Spaced Repetition: Why It Works

Spaced repetition is a slippery learning technique to pin down. This wise guy goes by several aliases in the educational ‘hood. You might have heard about spaced rehearsal, interval reinforcement, distributed practice, the spacing effect, repetition scheduling or some other name. However, these are all the same fellow, and he’s a good guy to have around.

What is spaced repetition?

A learning technique that incorporates increasing intervals of time between subsequent review and testing of previously learned material in order to exploit the psychological spacing effect.

The notion that spaced repetition could be used for improving learning was first proposed in the book Psychology of Study by Professor C. A. Mace in 1932. Spaced repetition was originally implemented through the use of flashcard systems. Luckily for us, technology has advanced past that era, and we now can use it in our e-Learning courses!

Why does spaced repetition work?

Memory is a fascinating thing. Psychologists and neuroscientists have studied it for years and are constantly discovering new facts about the way the brain works. Eric Kandel, a neuroscientist at Columbia University in New York City, has shown how short-term memories—those lasting a few minutes—involve relatively quick and simple chemical changes to a brain’s synapse that make it work more efficiently. However, for a learner to build a memory that sticks around for hours, days or years, neurons must manufacture new proteins and expand to make the neurotransmitter traffic run more efficiently. Long-term memories must literally be built into the brain’s synapses.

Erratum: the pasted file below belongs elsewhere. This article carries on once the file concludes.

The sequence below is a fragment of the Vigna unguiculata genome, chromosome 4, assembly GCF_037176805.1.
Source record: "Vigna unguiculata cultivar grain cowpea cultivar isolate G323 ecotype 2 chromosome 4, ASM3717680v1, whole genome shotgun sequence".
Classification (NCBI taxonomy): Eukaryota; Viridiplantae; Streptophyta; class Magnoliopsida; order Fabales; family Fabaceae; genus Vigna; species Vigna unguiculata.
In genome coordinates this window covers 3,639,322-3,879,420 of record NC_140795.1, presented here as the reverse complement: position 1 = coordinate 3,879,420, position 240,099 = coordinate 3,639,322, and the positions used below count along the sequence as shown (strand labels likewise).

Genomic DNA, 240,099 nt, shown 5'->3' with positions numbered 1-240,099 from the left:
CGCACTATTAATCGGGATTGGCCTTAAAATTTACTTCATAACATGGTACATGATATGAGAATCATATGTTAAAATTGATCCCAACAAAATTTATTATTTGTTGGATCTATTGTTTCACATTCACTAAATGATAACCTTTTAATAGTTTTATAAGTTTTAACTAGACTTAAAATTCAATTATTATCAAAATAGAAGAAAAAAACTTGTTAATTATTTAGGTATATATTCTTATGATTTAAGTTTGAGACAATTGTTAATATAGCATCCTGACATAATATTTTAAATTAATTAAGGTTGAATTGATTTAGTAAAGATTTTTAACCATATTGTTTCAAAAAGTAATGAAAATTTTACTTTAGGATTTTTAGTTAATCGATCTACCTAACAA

Spaced repetition helps build those memories. In his 2012 book on gamification and educational strategies, learning expert Karl Kapp noted that as long as 8 years after an original training, learners whose practices were spaced showed better retention than those who practiced in a more concentrated time period.

“Retrieving knowledge from memory is more beneficial when practice sessions are spaced out so that some forgetting occurs before you try to retrieve again. The added effort required to recall the information makes learning stronger,” says Henry L. Roediger III, a professor of psychology at Washington University in St. Louis.

Incorporating spaced repetition into your e-Learning also helps prevent learner fatigue. By breaking your course up into multiple sections, each followed by a short quiz, you allow learners to take a break before diving back into the work. This is less tedious than having to read through a long course and take one big, stressful test at the end. Researchers have found that by interspersing online lectures with short tests, learner mind-wandering decreased by half, note-taking tripled and overall retention of the material improved.

Now that you’ve met your new favorite learning method, spaced repetition, are you ready to try using him in an e-Learning course? Download a free thirty-day trial of Lectora® e-Learning authoring software, and you’re good to go!

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